Sean McVay has transformed the fortunes of the Los Angeles Rams but he thinks he is "not even close to being mentioned in the same breath" as New England Patriots supremo Bill Belichick.
A few days shy of his 31st birthday when he was appointed two years ago, McVay became the youngest head coach in NFL history but his lack of experience has not been a hindrance.
The Rams have reached the play-offs in both seasons he has been in command, quite the turnaround from their first year back in Los Angeles after relocating from St Louis in 2016, when they won just four times.
This year has been especially memorable and victories over the Dallas Cowboys and the New Orleans Saints carried the Rams to the NFC Championship and a first Super Bowl appearance since 2001.
Their dreams on that day were ended by the Patriots, who captured the first of five Super Bowls under the axis of Belichick and quarterback Tom Brady.
The dynasty the Patriots have gone on to achieve is why McVay is reluctant to compare himself with Belichick, widely regarded as one of the finest coaches in any sport.
Speaking at his final press conference ahead of Sunday's showdown between the two teams in Atlanta, McVay said: "I'm certainly not even close to being mentioned in the same breath as coach Belichick with what he's done.
"The wealth of knowledge and experience that he's pulling from is incredible. He's got an ownership and a mastery on offence, defence and special teams.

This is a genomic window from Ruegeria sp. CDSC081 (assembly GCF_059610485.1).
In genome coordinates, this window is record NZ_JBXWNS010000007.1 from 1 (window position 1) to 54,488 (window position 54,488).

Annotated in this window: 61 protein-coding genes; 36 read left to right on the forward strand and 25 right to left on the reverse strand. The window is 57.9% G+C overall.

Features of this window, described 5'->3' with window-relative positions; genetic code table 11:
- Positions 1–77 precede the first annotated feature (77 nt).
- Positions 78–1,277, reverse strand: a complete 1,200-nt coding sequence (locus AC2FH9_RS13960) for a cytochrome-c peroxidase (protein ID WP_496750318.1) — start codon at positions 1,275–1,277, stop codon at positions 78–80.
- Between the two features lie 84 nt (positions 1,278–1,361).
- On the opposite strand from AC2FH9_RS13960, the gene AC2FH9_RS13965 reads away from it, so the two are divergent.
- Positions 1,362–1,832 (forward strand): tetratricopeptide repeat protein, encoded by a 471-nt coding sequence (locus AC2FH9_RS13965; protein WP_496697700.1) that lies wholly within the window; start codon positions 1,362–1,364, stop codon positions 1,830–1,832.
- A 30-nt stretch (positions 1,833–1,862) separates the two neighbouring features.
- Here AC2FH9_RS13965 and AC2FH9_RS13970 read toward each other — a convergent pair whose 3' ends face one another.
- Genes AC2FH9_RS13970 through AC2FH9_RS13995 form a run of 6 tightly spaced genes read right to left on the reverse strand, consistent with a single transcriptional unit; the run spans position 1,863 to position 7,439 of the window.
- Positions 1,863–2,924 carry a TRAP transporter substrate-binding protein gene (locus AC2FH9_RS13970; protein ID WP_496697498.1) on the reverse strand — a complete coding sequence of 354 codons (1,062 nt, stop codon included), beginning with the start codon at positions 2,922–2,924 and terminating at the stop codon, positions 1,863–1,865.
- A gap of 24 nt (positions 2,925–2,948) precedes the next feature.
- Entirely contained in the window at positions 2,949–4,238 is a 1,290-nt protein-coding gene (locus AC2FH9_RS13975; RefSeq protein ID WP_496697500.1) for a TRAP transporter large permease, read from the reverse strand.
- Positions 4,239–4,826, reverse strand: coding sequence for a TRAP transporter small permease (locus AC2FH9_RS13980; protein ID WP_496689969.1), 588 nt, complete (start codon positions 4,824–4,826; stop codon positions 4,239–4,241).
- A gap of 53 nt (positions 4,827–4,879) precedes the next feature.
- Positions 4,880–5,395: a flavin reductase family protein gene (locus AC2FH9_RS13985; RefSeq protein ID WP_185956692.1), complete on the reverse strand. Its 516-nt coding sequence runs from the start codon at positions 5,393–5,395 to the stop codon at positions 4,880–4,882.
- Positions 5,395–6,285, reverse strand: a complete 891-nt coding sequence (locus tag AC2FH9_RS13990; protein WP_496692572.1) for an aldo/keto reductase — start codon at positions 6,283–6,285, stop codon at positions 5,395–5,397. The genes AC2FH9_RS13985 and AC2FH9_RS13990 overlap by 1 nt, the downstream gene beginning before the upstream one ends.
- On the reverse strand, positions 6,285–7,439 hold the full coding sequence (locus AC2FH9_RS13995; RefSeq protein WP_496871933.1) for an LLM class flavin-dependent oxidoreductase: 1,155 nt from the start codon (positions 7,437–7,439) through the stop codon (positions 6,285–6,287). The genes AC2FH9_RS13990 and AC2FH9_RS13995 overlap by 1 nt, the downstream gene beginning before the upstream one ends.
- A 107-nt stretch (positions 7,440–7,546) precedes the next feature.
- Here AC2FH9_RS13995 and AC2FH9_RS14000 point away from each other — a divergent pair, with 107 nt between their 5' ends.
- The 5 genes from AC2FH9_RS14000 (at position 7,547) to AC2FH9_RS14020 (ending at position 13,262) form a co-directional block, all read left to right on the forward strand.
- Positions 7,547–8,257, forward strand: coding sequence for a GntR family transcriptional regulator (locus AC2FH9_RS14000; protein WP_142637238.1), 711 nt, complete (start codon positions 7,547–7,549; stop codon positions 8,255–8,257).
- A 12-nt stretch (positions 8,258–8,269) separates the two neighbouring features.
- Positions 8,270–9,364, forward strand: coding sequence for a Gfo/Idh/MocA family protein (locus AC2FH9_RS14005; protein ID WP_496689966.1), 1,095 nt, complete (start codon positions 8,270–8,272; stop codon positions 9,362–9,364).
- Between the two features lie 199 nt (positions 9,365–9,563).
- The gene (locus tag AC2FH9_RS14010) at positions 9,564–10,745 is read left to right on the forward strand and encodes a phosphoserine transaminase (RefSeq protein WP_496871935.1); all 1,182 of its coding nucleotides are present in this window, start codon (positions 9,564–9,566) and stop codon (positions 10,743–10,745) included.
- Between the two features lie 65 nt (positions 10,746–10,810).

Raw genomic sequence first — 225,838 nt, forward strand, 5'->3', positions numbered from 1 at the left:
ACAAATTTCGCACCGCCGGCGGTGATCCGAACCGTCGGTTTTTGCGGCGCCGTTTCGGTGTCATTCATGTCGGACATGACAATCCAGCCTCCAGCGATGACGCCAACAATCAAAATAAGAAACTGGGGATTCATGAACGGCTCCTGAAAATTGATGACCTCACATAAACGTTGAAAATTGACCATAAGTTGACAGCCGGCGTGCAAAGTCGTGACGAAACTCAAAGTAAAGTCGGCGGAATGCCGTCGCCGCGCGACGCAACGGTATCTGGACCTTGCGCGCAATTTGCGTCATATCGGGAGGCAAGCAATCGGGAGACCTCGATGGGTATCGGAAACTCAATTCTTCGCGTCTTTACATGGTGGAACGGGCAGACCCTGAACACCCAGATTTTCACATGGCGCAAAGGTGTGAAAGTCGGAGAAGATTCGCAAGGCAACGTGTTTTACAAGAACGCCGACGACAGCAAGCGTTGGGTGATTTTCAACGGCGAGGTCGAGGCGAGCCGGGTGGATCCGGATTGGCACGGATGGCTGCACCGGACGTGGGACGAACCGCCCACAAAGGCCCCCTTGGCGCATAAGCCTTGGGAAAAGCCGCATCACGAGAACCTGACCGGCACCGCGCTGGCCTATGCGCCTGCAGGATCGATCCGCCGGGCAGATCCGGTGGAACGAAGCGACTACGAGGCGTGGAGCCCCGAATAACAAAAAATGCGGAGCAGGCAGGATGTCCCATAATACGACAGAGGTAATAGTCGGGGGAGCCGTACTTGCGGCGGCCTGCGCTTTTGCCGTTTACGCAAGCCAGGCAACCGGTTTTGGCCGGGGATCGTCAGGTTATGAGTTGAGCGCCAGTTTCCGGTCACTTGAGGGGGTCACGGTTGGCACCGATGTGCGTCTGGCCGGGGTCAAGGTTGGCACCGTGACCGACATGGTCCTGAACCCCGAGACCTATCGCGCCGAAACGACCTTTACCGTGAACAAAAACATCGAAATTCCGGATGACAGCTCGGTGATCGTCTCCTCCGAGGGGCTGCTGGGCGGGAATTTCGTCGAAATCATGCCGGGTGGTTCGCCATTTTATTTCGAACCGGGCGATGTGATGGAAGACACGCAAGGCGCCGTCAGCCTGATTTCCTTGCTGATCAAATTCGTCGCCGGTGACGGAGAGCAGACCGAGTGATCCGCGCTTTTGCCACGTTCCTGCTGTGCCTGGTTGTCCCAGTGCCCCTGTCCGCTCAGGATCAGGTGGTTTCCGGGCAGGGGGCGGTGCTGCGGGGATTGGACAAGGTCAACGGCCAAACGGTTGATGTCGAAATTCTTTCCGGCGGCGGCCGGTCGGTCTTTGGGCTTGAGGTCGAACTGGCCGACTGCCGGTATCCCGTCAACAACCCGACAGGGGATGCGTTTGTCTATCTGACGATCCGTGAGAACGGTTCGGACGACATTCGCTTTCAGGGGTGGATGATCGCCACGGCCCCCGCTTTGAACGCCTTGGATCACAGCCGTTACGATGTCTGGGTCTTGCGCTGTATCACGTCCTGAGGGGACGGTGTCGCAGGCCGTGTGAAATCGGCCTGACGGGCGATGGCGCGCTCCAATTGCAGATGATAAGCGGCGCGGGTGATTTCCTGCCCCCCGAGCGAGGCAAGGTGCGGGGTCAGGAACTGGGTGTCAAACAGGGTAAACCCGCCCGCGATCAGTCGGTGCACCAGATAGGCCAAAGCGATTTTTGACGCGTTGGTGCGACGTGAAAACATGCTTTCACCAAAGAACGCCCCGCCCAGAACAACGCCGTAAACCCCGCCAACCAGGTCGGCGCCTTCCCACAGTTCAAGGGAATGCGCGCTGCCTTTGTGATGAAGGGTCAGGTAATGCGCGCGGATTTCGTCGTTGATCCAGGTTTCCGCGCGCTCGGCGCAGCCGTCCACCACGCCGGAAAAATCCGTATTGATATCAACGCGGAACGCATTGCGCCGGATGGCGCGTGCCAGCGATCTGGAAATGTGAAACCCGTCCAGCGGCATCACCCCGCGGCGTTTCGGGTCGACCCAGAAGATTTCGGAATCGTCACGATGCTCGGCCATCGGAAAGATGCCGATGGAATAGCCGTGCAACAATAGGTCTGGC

"You talk about somebody that understands the nuances of the game, the tactical approaches and how to put together a gameplan that is conducive for his players' skillsets.
"But it's also about playing with all three phases working in unison, not necessarily one separate from the other. He's just done such a great job.
"Those players believe in him. I think he's invested in building a real authentic rapport and caring about the guys."
The Patriots, set to contest their fourth Super Bowl in the last five years, were beaten by the Philadelphia Eagles in the showpiece 12 months ago.
But it was their stirring fightback two years ago – when they overturned a 28-3 deficit to triumph 34-28 against the Atlanta Falcons – that lingers in the memory of McVay.
He added: "To play against the Patriots is a great challenge but they're one of these teams, they're consistently showing up.
"You look at the amount of appearances they've had, the consistency at which they've operated, it's not a surprise.
"One of the things that you consistently hear is 'good teams don't beat themselves' and they're a great team because they never beat themselves.
"They handle situations. Their big-time players make plays at the most opportune moments and they handle adversity extremely well.
"You look back at the Super Bowl a couple of years ago, to continue to compete when you're down 28-3 and find a way to get it done, there's an internal belief that that team had.
"You could feel it just watching it on TV and I think that consistent belief and expectation that 'we're going to find a way' is a really powerful thing."